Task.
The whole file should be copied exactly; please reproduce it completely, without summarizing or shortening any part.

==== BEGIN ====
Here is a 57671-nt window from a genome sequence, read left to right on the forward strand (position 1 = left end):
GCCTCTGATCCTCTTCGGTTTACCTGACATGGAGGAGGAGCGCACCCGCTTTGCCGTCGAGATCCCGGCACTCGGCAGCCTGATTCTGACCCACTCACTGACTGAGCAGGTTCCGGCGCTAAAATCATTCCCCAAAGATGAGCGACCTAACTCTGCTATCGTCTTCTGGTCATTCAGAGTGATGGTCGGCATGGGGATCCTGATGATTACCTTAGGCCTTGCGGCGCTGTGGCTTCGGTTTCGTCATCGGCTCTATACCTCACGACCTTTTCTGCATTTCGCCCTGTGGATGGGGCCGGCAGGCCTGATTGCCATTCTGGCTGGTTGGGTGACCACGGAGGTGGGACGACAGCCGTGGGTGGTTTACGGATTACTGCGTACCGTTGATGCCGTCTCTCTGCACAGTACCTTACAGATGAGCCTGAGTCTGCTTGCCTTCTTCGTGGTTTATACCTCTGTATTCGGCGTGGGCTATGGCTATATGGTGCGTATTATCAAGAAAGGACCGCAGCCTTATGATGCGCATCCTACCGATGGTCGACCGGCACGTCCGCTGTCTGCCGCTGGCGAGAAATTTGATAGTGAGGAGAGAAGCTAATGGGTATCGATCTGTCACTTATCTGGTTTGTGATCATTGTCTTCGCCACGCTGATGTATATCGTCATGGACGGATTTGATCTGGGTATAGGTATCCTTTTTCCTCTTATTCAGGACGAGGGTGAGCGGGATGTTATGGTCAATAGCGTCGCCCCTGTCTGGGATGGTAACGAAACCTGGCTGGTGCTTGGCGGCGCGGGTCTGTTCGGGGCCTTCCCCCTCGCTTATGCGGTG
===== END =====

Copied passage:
Here is a 57671-nt window from a genome sequence, read left to right on the forward strand (position 1 = left end):
GCCTCTGATCCTCTTCGGTTTACCTGACATGGAGGAGGAGCGCACCCGCTTTGCCGTCGAGATCCCGGCACTCGGCAGCCTGATTCTGACCCACTCACTGACTGAGCAGGTTCCGGCGCTAAAATCATTCCCCAAAGATGAGCGACCTAACTCTGCTATCGTCTTCTGGTCATTCAGAGTGATGGTCGGCATGGGGATCCTGATGATTACCTTAGGCCTTGCGGCGCTGTGGCTTCGGTTTCGTCATCGGCTCTATACCTCACGACCTTTTCTGCATTTCGCCCTGTGGATGGGGCCGGCAGGCCTGATTGCCATTCTGGCTGGTTGGGTGACCACGGAGGTGGGACGACAGCCGTGGGTGGTTTACGGATTACTGCGTACCGTTGATGCCGTCTCTCTGCACAGTACCTTACAGATGAGCCTGAGTCTGCTTGCCTTCTTCGTGGTTTATACCTCTGTATTCGGCGTGGGCTATGGCTATATGGTGCGTATTATCAAGAAAGGACCGCAGCCTTATGATGCGCATCCTACCGATGGTCGACCGGCACGTCCGCTGTCTGCCGCTGGCGAGAAATTTGATAGTGAGGAGAGAAGCTAATGGGTATCGATCTGTCACTTATCTGGTTTGTGATCATTGTCTTCGCCACGCTGATGTATATCGTCATGGACGGATTTGATCTGGGTATAGGTATCCTTTTTCCTCTTATTCAGGACGAGGGTGAGCGGGATGTTATGGTCAATAGCGTCGCCCCTGTCTGGGATGGTAACGAAACCTGGCTGGTGCTTGGCGGCGCGGGTCTGTTCGGGGCCTTCCCCCTCGCTTATGCGGTG